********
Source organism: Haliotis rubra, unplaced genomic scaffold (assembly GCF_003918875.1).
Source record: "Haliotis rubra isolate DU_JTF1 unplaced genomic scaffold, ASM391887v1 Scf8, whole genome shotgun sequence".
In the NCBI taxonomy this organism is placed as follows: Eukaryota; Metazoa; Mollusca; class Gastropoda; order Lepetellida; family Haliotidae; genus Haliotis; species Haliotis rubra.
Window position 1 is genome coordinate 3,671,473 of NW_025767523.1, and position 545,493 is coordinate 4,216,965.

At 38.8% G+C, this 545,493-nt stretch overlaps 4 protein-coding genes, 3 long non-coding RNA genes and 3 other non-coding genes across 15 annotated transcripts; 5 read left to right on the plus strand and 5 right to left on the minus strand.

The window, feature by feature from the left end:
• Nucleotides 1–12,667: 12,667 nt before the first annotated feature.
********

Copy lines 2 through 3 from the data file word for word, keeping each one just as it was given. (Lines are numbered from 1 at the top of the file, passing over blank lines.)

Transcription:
Source record: "Haliotis rubra isolate DU_JTF1 unplaced genomic scaffold, ASM391887v1 Scf8, whole genome shotgun sequence".
In the NCBI taxonomy this organism is placed as follows: Eukaryota; Metazoa; Mollusca; class Gastropoda; order Lepetellida; family Haliotidae; genus Haliotis; species Haliotis rubra.